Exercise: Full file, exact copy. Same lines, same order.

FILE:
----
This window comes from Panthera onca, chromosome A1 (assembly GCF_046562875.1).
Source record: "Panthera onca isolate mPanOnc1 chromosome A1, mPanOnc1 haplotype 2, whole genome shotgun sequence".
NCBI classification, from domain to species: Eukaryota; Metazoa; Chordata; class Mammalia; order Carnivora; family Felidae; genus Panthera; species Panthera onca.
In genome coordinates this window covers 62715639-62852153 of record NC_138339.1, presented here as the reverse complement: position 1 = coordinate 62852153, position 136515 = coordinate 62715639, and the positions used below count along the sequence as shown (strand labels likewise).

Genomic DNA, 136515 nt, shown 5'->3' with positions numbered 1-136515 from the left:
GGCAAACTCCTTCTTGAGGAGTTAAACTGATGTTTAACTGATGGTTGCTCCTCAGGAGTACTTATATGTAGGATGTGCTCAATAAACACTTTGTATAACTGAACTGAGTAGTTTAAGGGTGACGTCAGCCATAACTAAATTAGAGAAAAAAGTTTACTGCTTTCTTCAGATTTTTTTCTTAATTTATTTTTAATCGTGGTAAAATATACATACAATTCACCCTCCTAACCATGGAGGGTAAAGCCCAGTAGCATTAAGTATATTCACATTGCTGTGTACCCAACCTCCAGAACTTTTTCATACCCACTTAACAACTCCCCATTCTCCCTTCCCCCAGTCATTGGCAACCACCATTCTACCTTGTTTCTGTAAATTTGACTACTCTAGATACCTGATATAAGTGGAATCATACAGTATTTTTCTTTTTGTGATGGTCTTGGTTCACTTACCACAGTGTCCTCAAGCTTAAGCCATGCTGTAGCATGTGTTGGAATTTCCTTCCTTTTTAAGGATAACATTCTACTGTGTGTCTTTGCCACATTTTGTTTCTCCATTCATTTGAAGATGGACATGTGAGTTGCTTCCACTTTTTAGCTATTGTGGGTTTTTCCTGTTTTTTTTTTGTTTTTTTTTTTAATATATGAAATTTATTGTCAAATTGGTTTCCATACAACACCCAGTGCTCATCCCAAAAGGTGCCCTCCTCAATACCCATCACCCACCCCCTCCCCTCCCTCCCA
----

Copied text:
This window comes from Panthera onca, chromosome A1 (assembly GCF_046562875.1).
Source record: "Panthera onca isolate mPanOnc1 chromosome A1, mPanOnc1 haplotype 2, whole genome shotgun sequence".
NCBI classification, from domain to species: Eukaryota; Metazoa; Chordata; class Mammalia; order Carnivora; family Felidae; genus Panthera; species Panthera onca.
In genome coordinates this window covers 62715639-62852153 of record NC_138339.1, presented here as the reverse complement: position 1 = coordinate 62852153, position 136515 = coordinate 62715639, and the positions used below count along the sequence as shown (strand labels likewise).

Genomic DNA, 136515 nt, shown 5'->3' with positions numbered 1-136515 from the left:
GGCAAACTCCTTCTTGAGGAGTTAAACTGATGTTTAACTGATGGTTGCTCCTCAGGAGTACTTATATGTAGGATGTGCTCAATAAACACTTTGTATAACTGAACTGAGTAGTTTAAGGGTGACGTCAGCCATAACTAAATTAGAGAAAAAAGTTTACTGCTTTCTTCAGATTTTTTTCTTAATTTATTTTTAATCGTGGTAAAATATACATACAATTCACCCTCCTAACCATGGAGGGTAAAGCCCAGTAGCATTAAGTATATTCACATTGCTGTGTACCCAACCTCCAGAACTTTTTCATACCCACTTAACAACTCCCCATTCTCCCTTCCCCCAGTCATTGGCAACCACCATTCTACCTTGTTTCTGTAAATTTGACTACTCTAGATACCTGATATAAGTGGAATCATACAGTATTTTTCTTTTTGTGATGGTCTTGGTTCACTTACCACAGTGTCCTCAAGCTTAAGCCATGCTGTAGCATGTGTTGGAATTTCCTTCCTTTTTAAGGATAACATTCTACTGTGTGTCTTTGCCACATTTTGTTTCTCCATTCATTTGAAGATGGACATGTGAGTTGCTTCCACTTTTTAGCTATTGTGGGTTTTTCCTGTTTTTTTTTTGTTTTTTTTTTTAATATATGAAATTTATTGTCAAATTGGTTTCCATACAACACCCAGTGCTCATCCCAAAAGGTGCCCTCCTCAATACCCATCACCCACCCCCTCCCCTCCCTCCCA